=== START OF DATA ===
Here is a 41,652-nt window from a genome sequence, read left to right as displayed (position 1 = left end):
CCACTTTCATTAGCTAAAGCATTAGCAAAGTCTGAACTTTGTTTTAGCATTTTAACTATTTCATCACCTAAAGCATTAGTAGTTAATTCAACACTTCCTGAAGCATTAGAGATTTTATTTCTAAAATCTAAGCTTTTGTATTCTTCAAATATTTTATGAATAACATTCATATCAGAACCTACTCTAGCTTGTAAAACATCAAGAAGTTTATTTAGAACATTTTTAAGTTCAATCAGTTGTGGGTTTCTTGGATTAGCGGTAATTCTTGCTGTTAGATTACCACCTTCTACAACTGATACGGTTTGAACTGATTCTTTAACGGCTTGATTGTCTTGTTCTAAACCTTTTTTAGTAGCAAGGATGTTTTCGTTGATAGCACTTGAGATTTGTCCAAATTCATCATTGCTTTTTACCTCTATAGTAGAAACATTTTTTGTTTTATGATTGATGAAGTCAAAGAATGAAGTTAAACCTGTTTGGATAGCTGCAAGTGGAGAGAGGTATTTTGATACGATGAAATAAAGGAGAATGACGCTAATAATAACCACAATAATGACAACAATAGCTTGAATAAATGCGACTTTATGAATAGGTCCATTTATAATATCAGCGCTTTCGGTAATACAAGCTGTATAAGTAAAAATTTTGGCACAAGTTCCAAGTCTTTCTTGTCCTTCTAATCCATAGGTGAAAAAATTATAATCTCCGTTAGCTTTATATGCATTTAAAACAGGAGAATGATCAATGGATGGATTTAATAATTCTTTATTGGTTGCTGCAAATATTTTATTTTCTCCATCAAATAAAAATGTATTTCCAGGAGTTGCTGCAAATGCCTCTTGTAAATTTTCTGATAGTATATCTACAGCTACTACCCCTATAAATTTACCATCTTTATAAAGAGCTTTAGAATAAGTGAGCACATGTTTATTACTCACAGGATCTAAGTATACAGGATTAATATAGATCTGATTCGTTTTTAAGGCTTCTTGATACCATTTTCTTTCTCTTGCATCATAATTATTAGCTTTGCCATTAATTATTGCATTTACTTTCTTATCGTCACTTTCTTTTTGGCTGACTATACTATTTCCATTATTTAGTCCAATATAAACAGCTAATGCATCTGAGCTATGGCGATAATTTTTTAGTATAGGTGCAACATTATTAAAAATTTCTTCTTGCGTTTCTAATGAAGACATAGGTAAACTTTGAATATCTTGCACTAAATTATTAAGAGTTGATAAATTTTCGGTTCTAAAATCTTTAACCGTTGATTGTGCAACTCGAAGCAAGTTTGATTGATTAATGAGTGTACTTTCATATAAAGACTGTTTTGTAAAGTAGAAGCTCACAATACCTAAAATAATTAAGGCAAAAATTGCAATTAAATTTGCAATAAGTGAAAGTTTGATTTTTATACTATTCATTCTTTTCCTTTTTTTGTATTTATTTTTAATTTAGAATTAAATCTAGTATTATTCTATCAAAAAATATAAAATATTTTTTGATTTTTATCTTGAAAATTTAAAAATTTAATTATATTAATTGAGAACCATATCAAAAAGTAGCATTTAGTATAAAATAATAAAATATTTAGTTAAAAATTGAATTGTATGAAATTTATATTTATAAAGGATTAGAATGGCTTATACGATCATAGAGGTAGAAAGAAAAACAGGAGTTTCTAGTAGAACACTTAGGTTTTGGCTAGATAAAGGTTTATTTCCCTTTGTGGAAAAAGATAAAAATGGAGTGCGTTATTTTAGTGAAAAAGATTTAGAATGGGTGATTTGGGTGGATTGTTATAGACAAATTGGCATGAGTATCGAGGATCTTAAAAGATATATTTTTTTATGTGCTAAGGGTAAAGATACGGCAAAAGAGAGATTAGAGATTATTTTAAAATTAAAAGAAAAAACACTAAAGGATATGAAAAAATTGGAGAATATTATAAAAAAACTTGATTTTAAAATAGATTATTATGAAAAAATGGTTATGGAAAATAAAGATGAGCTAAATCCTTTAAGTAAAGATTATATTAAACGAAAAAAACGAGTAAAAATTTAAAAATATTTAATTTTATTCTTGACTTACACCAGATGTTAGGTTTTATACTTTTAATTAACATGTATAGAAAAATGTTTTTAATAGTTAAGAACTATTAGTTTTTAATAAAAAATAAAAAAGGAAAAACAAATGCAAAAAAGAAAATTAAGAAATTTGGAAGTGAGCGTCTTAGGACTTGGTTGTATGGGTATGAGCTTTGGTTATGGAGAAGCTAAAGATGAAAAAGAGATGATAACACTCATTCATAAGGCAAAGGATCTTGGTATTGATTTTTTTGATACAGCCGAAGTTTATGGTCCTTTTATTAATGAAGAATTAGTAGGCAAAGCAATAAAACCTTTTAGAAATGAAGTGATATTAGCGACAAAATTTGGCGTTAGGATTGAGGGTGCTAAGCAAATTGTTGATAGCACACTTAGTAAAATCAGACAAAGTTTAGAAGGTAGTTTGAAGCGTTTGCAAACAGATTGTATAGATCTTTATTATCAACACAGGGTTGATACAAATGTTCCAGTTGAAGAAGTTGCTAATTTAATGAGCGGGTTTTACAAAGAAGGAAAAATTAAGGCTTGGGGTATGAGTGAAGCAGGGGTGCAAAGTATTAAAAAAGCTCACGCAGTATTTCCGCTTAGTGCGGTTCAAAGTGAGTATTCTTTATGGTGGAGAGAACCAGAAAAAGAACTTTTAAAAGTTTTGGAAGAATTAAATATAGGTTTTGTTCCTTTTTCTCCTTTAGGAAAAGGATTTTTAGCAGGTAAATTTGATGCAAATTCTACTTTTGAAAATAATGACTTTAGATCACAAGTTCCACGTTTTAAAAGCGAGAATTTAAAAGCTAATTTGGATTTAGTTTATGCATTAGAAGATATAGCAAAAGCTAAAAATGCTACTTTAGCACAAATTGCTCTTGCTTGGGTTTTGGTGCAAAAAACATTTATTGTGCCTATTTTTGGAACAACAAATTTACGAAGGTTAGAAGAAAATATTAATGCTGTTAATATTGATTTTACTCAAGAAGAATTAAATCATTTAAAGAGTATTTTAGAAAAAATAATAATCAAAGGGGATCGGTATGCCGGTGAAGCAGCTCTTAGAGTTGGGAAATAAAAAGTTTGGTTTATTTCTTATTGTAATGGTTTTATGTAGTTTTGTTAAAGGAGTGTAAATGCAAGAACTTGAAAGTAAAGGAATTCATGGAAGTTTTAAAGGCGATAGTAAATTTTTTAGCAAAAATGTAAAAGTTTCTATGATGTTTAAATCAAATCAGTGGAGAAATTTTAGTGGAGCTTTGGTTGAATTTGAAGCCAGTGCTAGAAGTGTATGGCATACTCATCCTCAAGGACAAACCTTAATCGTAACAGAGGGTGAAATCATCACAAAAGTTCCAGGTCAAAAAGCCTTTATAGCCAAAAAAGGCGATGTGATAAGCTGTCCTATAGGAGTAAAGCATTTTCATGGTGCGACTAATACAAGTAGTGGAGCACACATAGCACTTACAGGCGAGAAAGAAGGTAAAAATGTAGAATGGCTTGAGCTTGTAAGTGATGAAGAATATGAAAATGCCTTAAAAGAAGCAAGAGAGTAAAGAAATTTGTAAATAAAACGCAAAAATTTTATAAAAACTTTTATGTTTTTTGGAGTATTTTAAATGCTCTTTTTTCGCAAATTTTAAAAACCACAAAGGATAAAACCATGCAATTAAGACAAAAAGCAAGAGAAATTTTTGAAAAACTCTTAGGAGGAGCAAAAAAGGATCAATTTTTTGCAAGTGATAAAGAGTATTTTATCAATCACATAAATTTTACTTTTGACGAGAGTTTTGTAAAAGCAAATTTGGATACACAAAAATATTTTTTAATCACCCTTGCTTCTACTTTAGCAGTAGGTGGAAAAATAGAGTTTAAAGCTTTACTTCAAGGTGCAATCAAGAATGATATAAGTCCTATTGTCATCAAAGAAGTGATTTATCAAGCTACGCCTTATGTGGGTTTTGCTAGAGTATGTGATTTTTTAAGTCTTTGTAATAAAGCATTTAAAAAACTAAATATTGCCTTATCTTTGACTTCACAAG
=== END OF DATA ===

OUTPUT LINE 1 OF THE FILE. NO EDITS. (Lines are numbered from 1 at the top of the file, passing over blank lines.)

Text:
Here is a 41,652-nt window from a genome sequence, read left to right as displayed (position 1 = left end):